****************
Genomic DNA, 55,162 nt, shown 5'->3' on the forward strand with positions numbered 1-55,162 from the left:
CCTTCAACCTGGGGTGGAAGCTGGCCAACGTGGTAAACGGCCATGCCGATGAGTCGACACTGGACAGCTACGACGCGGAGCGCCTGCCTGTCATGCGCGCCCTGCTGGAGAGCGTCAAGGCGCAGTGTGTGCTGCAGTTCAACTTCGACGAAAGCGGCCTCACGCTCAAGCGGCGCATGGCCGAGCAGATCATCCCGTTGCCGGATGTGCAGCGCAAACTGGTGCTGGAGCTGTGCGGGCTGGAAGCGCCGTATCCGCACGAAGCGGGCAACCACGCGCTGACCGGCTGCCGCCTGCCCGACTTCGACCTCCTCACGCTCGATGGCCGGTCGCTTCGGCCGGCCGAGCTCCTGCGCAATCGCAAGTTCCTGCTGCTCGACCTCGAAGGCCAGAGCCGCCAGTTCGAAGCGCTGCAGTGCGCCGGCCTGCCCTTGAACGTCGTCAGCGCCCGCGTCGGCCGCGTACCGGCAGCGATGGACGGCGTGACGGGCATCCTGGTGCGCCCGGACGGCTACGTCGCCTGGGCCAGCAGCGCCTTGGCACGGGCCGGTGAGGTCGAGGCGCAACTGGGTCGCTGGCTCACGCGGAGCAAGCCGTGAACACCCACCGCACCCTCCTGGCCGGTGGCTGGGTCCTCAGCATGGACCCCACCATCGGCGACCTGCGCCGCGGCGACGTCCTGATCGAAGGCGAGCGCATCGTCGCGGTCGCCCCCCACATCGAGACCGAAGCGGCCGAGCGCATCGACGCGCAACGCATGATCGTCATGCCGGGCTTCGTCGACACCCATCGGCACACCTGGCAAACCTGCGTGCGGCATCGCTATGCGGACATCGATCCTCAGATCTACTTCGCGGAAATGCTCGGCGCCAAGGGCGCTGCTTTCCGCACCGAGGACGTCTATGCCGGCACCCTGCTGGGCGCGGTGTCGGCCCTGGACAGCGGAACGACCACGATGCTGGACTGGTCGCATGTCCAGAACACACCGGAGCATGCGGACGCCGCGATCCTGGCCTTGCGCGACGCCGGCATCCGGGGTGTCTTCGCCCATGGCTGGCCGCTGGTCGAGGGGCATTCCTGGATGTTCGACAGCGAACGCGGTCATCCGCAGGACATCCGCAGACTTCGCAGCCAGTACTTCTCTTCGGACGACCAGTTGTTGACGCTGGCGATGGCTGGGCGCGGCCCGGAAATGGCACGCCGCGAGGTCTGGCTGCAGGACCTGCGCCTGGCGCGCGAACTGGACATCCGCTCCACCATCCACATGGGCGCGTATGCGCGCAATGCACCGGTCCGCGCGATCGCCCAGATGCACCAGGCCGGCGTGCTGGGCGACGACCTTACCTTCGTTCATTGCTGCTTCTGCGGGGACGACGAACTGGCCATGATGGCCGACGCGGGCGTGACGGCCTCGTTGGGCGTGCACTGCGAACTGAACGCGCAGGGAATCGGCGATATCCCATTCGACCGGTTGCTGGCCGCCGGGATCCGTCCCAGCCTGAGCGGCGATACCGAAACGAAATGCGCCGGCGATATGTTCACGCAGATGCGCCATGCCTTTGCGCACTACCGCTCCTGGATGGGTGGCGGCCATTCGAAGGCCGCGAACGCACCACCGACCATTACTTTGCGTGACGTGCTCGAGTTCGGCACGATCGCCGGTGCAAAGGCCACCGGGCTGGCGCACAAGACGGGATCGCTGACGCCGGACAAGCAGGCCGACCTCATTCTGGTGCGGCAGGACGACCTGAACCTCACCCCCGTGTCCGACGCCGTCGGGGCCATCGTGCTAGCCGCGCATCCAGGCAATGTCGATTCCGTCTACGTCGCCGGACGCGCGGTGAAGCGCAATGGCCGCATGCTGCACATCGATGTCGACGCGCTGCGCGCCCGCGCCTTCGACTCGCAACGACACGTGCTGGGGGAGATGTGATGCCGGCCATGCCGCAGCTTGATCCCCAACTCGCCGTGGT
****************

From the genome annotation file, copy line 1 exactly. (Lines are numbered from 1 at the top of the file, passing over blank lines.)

Genomic DNA, 55,162 nt, shown 5'->3' on the forward strand with positions numbered 1-55,162 from the left: